The following morning, speaking to TIME on the phone from Riace, Lucano sounded tired and sad, but still convinced that the decisions he made were necessary and right. “I may have gotten an administrative aspect wrong. But they put me in a position to do so, in a time of emergency, with people’s lives at stake”. In order to hear me, he had to put the speaker phone on because his cell phone is not working properly. “I don’t even have the money to buy one that works.”
Commenting on his sentence, Lucano highlighted that the people he helped were sent to Riace by the government. “They accuse me of criminal association, but then they ought to call out the Minister and the Prefecture. I helped people in need, and this is how the State is paying me back,” he said.
The fall of an ‘Outlaw’
Lucano’s sentence immediately triggered a fierce debate in Italy, reigniting a long-smoldering political clash over immigration policies, and raising concerns about the impartiality of the judiciary. In dozens of cities across Italy, hundreds of people took to the streets to express their dissent, while the leaders of the main political parties took sides immediately, ahead of local elections held on October 3-4.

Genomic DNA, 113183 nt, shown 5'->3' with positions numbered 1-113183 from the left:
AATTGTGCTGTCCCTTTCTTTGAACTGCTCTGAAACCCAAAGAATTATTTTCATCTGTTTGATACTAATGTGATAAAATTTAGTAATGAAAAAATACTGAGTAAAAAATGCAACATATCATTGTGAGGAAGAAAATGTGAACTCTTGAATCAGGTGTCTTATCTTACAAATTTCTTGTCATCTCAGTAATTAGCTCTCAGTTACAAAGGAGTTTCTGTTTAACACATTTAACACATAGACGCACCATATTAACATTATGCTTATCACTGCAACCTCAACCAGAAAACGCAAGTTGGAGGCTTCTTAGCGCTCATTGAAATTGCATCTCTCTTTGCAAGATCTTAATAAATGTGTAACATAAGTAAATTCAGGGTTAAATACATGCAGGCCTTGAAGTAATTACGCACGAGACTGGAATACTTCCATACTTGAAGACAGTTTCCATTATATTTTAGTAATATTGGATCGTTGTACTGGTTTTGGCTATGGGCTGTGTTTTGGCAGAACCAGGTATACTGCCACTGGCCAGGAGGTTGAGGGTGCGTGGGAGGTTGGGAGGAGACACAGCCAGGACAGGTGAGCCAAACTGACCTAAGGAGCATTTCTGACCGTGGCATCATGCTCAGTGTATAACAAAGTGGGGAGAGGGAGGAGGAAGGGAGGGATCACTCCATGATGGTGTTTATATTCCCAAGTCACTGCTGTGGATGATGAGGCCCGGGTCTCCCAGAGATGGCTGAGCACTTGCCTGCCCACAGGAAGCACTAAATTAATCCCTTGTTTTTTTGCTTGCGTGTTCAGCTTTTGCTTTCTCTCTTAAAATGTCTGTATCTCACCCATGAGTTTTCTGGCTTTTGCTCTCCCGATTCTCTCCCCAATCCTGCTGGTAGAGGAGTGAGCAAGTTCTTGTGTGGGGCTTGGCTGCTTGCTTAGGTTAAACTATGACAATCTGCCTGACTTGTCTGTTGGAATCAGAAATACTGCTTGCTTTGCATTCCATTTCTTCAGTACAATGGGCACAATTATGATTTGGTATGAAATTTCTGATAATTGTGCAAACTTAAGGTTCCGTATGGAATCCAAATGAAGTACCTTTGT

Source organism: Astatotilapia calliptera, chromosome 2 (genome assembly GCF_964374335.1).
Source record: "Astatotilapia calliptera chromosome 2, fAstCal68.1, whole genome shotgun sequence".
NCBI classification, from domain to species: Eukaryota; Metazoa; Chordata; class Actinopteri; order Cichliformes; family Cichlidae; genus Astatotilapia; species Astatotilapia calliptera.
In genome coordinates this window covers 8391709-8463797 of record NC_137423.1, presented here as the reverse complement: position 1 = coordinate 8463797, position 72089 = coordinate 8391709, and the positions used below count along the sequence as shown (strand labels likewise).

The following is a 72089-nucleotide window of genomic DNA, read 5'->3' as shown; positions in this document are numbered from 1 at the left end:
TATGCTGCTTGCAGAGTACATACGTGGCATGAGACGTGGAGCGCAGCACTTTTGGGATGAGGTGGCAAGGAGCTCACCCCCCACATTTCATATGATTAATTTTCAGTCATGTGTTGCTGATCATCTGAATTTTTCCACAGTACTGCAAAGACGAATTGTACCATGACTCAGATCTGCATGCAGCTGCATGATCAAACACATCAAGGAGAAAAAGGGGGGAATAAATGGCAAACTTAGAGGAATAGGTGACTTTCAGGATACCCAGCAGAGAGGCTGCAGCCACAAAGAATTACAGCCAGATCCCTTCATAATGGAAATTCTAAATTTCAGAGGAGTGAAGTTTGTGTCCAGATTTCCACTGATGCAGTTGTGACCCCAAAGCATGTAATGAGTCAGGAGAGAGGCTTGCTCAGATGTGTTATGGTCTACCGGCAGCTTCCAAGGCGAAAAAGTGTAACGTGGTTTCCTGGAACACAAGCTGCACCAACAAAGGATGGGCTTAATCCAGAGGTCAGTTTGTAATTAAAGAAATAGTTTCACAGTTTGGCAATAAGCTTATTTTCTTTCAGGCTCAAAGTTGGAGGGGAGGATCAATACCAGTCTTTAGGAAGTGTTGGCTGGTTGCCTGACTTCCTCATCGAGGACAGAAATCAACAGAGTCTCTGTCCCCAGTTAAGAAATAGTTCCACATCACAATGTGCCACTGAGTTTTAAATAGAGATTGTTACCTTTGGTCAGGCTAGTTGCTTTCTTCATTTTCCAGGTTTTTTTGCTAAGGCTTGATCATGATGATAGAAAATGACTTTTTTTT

From the left came mainly words of dismay and indignation for the severity of the sentence, while the right denigrated Lucano. Matteo Salvini, leader of the populist right-wing Lega party and a notorious promoter of anti-immigration laws, called him “the champion of the left-wing snobs.”
But the Riace experiment does not split political opinions quite so evenly. In fact, politicians across the spectrum have raised concerns about what Lucano did. For one thing, it challenges a system based on public contracts worth millions, with powerful interests attached. For another, it represents the assertion of local power over centralized power, run by a public official who allegedly ignored rules and regulations that he believed went against the principles of solidarity and humanity. While politicians on the right typically see this sentence as “an exemplary punishment” for a man who considers himself above the law, those on the left are chiefly concerned at the severity of the sentence.